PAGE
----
Office of the Vice President for Global Communications

Monday, November 2, 2009

Granholm signs higher ed budget without Michigan Promise Scholarship

The higher education budget bill was one of the last six bills Gov. Jennifer Granholm signed Friday as she finalized the state’s $44.5 billion 2009-10 budget.

While the legislation included the expected appropriations, it did not include funding for the Michigan Promise Scholarships.

“The governor’s signature on the higher education budget, ahead of Saturday’s deadline, is welcome news,” says Cynthia Wilbanks, U-M’s vice president for government relations.

“We remain concerned about the status of the Michigan Promise Scholarships, and are disappointed that students who expected this support this year are left vulnerable.”

A total of 6,639 students on the Ann Arbor campus were to have received Michigan Promise Scholarship money.

The university will use $2 million that was set aside in the FY 2010 budget to fill the gap left by the unfunded Michigan Promise Scholarships for those students with demonstrated financial need, says Phil Hanlon, vice provost for academic and budgetary affairs. That includes 1,662 students on the Ann Arbor campus.

The appropriations included in the legislation will come in two parts this year. One is the base appropriation that is tied to 2006 funding levels. The other is a one-time appropriation of stimulus funds. The funding for U-M's three campuses is:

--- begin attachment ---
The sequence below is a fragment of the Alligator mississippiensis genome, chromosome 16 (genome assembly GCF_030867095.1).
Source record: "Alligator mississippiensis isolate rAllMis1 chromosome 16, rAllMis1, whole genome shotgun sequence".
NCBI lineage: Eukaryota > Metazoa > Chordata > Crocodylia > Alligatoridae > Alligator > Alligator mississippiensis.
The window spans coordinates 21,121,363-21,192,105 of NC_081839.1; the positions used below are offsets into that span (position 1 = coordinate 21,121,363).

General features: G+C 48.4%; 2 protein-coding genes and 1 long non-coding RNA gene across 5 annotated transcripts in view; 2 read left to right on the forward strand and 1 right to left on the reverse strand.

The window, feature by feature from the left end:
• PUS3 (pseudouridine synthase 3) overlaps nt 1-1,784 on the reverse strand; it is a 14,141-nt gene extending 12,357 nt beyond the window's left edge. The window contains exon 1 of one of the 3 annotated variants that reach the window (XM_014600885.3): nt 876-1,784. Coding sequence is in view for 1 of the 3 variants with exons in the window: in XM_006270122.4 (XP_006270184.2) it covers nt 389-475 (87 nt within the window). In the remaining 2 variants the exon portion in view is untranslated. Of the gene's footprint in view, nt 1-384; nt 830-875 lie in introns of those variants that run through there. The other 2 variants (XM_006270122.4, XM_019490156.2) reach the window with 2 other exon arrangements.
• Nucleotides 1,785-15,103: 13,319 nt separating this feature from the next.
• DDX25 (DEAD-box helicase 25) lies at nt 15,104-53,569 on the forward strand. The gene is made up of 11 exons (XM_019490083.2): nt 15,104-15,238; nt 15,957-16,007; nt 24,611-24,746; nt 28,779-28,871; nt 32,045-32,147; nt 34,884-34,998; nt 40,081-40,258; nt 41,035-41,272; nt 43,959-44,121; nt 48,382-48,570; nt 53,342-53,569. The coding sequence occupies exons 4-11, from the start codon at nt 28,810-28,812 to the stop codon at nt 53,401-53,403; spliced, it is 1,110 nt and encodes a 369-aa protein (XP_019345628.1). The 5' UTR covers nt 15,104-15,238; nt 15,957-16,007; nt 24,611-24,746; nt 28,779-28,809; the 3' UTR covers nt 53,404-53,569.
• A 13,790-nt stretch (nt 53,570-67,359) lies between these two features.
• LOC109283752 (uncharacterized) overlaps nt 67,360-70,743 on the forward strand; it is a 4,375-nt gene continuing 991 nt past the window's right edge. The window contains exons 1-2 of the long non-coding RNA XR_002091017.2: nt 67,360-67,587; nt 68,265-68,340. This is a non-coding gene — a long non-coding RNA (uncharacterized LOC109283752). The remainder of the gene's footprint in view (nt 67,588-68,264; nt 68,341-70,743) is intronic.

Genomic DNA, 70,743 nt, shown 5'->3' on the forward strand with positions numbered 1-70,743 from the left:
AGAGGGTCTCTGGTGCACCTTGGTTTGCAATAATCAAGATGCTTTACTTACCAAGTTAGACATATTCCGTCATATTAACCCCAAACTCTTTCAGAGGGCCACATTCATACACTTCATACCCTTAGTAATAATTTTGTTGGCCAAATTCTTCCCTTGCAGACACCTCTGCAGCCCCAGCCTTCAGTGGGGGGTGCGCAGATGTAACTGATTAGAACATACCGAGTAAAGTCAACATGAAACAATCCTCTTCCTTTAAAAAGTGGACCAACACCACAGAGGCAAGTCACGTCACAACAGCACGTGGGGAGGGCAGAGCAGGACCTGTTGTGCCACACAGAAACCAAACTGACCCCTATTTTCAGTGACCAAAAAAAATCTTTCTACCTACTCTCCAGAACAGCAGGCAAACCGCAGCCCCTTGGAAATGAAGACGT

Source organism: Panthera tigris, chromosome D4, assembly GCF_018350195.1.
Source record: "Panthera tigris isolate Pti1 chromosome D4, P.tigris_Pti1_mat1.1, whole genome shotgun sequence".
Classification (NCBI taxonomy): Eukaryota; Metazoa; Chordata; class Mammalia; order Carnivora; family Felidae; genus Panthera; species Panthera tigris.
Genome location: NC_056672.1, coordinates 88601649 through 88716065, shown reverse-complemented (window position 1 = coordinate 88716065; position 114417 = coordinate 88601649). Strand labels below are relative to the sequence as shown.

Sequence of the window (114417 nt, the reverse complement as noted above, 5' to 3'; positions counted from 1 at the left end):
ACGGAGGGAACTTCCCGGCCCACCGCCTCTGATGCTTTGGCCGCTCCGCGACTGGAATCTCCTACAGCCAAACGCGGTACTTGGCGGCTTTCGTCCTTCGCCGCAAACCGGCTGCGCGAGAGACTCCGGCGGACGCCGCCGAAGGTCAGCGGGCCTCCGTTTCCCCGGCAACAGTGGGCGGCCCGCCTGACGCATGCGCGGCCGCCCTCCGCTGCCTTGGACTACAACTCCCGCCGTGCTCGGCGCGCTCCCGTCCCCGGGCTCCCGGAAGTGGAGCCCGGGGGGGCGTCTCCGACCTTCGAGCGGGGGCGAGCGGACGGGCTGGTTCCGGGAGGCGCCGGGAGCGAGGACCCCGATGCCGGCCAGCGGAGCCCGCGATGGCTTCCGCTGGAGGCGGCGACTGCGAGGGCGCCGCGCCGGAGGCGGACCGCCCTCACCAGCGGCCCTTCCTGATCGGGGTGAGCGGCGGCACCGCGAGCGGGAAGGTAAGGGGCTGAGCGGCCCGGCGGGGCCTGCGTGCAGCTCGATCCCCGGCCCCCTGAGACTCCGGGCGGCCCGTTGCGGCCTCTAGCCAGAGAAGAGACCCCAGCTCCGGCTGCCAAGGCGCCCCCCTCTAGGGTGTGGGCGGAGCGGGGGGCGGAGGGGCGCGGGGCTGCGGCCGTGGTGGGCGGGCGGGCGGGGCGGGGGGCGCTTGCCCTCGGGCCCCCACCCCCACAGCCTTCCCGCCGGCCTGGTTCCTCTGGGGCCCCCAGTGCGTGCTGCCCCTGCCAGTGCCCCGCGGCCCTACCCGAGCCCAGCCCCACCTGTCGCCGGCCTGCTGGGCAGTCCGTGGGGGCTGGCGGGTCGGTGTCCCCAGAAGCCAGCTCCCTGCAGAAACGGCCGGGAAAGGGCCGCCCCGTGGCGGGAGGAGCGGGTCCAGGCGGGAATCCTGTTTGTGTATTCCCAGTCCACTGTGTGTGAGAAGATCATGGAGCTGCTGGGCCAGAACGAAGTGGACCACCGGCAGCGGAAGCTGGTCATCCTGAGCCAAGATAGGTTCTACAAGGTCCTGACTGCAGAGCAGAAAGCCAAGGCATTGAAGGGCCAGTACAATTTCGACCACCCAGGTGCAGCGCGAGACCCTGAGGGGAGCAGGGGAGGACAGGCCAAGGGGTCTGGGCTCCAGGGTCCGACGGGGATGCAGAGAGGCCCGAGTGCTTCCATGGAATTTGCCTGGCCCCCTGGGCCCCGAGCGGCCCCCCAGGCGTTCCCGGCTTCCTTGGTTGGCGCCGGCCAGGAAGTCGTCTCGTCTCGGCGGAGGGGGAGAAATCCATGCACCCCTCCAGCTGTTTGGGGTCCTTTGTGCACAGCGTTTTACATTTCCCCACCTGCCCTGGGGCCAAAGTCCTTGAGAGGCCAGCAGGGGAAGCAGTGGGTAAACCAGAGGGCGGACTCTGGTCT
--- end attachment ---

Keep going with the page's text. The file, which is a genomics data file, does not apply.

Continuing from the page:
• Ann Arbor: $316.6 million, plus $8.78 million in one-time funding

• Dearborn: $24.7 million, plus $733,500 in one-tine funding

• Flint: $20.9 million, plus $627,200 in one-time funding

Hanlon says the one-time funding is restricted for financial aid or infrastructure projects.

Granholm said Friday she would continue to work toward identifying additional funding to restore the Michigan Promise Scholarships.

Wilbanks says she remains hopeful for the future. “Every economically successful state finds a way to keep investing in higher education, and if we are to turn around our state’s economy, Michigan must do the same.”